O Key of David and sceptre of Israel, what you open no one else can close again; what you close no one can open.  O come to lead the captive from prison; free those who sit in darkness and in the shadow of death.

Today we address our awaited Messiah as ‘Key of David’ and our antiphon paints a graphic picture of Him as a leader who unlocks prisons and leads the captives to freedom.  Our first thoughts may turn to all those who are in prisons throughout our world; those who are slaves to addictions and violence; to those areas where there is war and unjust governments – the list is endless.

While keeping all these in mind I was drawn to reflect on the meaning of true freedom and what it means for each of us in our daily lives.  Freedom is a theme which is dear to human beings from the beginning and which we find woven into the pages of both Old and New Testaments. Israel was formed as a people when Moses led a group of nomadic slaves through the desert towards the promised land of freedom – a symbol of our Baptism where Jesus our true leader leads us from the darkness of sin to the liberty of the children of God as St Paul reminds us: “He has delivered us from the dominion of darkness and transferred us to the kingdom of his Beloved Son, in whom we have redemption, the forgiveness of sins.” (Col 1:13–14).   

Whether we are aware of it or not, we are all in search of liberation, always in search of inner balance and unity.  Unfortunately we seek it in the wrong places and our modern world would have us believe that it means being able to do what we want irrespective of the consequences for others.  We forget that Jesus has already freed us from sin and has set us on the road to true freedom.  As He tells us:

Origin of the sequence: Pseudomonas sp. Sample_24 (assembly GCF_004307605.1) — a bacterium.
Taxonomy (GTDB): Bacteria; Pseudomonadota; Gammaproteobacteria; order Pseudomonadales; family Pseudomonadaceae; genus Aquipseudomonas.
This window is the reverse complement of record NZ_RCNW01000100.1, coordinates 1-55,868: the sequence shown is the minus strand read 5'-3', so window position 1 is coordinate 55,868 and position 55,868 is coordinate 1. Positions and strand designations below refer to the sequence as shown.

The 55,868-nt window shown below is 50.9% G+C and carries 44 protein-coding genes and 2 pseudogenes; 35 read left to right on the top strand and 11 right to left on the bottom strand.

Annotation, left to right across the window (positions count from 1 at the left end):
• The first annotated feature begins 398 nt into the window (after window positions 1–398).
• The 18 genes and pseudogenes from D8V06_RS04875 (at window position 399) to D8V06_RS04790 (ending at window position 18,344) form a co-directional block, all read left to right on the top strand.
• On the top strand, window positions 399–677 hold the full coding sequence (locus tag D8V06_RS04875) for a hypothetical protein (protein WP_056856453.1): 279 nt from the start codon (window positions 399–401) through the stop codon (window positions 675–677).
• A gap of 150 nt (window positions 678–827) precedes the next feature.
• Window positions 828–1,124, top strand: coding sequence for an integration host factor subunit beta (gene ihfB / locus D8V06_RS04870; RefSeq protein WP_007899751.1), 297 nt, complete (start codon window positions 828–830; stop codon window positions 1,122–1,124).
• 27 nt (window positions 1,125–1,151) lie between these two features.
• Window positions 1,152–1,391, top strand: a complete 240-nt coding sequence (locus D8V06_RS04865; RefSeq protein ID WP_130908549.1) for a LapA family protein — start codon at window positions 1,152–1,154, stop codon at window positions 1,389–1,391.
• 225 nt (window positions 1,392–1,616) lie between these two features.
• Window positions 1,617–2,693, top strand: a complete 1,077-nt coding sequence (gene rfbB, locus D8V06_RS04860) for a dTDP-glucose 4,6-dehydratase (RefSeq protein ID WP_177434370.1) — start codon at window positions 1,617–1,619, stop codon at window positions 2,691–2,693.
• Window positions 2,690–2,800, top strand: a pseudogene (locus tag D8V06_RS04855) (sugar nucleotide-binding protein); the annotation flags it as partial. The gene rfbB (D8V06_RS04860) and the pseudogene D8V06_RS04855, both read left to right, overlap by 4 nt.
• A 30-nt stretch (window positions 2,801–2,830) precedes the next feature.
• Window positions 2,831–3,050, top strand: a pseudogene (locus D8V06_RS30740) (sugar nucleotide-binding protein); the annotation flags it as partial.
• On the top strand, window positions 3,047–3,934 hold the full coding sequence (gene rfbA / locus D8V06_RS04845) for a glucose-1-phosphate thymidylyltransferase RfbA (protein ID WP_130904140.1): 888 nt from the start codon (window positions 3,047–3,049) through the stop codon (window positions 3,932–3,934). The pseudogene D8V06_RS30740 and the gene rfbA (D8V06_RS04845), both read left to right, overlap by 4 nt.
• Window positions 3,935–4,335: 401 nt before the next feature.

“If you make my word your home
you will indeed by my disciples;
you will come to know the truth
and the truth will set you free.” (Jn 8:31)

Mary is the one par excellence who made His word her home and in this morning’s Gospel we see her freely placing her young life in the hands of her God to do with as He pleased not knowing that it would lead her to the foot of the Cross and beyond. What an example of faith and courage!  Jesus leads us too on a journey of faith which begins with our Baptism and continues until He calls us to Himself.  It is a journey leading us from the prison of our own selfishness to the freedom of loving as He loves – to the point of laying aside all personal preferences so as to bring life to others that they too may experience the freedom of love.  Faith awakens our freedom from within – because God does not force our wills – rather He stands at the door of our hearts and knocks, waiting for our response.  He is always inviting us beyond our present horizons of selfishness and promising us a “land flowing with milk and honey” which is nothing less than Himself for He can only give Himself. We only become free when we do good because we love the good.

Jesus brings us to freedom through the forgiveness of sins in the sacrament of reconciliation – he unbinds us and lets us go free as when he raised Lazarus from the dead.  Yet He freely allowed himself to be bound in swaddling clothes in the manger and wrapped in the shroud in the tomb.  He is not God from afar but chose to be one of us so much so that our wounds are forever engraved on His hands and he invites us to ‘go and do likewise’ (cf Lk 10:37).

The road to true freedom is long and hard and is never complete till we meet our Saviour face to face but our faith assures us that Jesus walks with us and is Himself the key which unlocks the hidden wisdom of our God who is always at work in the great and small events of our lives leading us from the slavery of sin and selfishness to the true liberty of the sons of God. 

O Key of David and sceptre of Israel, what you open no one else can close again; what you close no one can open.  O come to lead the captive from prison; free those who sit in darkness and in the shadow of death.